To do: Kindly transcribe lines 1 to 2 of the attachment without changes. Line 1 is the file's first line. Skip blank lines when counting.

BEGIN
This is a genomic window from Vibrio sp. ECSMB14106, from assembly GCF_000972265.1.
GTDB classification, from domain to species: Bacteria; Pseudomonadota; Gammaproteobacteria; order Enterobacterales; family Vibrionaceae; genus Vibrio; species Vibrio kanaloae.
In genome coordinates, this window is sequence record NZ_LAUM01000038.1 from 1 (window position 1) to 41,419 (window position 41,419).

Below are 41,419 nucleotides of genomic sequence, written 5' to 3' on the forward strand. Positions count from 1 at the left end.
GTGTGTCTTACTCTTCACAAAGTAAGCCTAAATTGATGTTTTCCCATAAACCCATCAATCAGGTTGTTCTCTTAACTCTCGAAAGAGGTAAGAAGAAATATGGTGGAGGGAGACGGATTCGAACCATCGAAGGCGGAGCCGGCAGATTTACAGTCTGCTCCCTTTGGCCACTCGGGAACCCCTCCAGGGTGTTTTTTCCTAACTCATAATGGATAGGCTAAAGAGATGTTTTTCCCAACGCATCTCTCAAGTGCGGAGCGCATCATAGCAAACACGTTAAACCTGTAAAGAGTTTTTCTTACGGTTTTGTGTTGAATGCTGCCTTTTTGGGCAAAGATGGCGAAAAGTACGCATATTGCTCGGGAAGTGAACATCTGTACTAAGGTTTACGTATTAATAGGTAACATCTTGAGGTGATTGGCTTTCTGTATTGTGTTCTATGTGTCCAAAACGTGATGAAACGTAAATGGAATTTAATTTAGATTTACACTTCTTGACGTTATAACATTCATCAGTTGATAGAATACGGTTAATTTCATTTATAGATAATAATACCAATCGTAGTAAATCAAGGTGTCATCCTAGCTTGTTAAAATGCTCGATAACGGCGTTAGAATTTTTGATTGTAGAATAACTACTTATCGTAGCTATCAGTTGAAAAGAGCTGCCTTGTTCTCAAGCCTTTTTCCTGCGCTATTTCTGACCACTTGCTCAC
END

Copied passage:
This is a genomic window from Vibrio sp. ECSMB14106, from assembly GCF_000972265.1.
GTDB classification, from domain to species: Bacteria; Pseudomonadota; Gammaproteobacteria; order Enterobacterales; family Vibrionaceae; genus Vibrio; species Vibrio kanaloae.